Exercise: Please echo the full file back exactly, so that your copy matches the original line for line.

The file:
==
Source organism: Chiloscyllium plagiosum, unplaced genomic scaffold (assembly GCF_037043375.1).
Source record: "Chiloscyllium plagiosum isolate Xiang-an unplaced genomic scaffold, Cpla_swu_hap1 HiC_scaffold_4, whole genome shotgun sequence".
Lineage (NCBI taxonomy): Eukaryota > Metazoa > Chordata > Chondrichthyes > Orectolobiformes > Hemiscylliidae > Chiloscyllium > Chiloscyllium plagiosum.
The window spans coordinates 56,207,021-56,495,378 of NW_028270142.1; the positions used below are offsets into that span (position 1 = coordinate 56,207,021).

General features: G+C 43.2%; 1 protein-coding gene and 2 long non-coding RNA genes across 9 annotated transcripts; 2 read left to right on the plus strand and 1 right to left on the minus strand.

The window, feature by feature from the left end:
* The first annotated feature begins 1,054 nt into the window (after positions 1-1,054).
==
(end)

Source organism: Chiloscyllium plagiosum, unplaced genomic scaffold (assembly GCF_037043375.1).
Source record: "Chiloscyllium plagiosum isolate Xiang-an unplaced genomic scaffold, Cpla_swu_hap1 HiC_scaffold_4, whole genome shotgun sequence".
Lineage (NCBI taxonomy): Eukaryota > Metazoa > Chordata > Chondrichthyes > Orectolobiformes > Hemiscylliidae > Chiloscyllium > Chiloscyllium plagiosum.
The window spans coordinates 56,207,021-56,495,378 of NW_028270142.1; the positions used below are offsets into that span (position 1 = coordinate 56,207,021).

General features: G+C 43.2%; 1 protein-coding gene and 2 long non-coding RNA genes across 9 annotated transcripts; 2 read left to right on the plus strand and 1 right to left on the minus strand.

The window, feature by feature from the left end:
* The first annotated feature begins 1,054 nt into the window (after positions 1-1,054).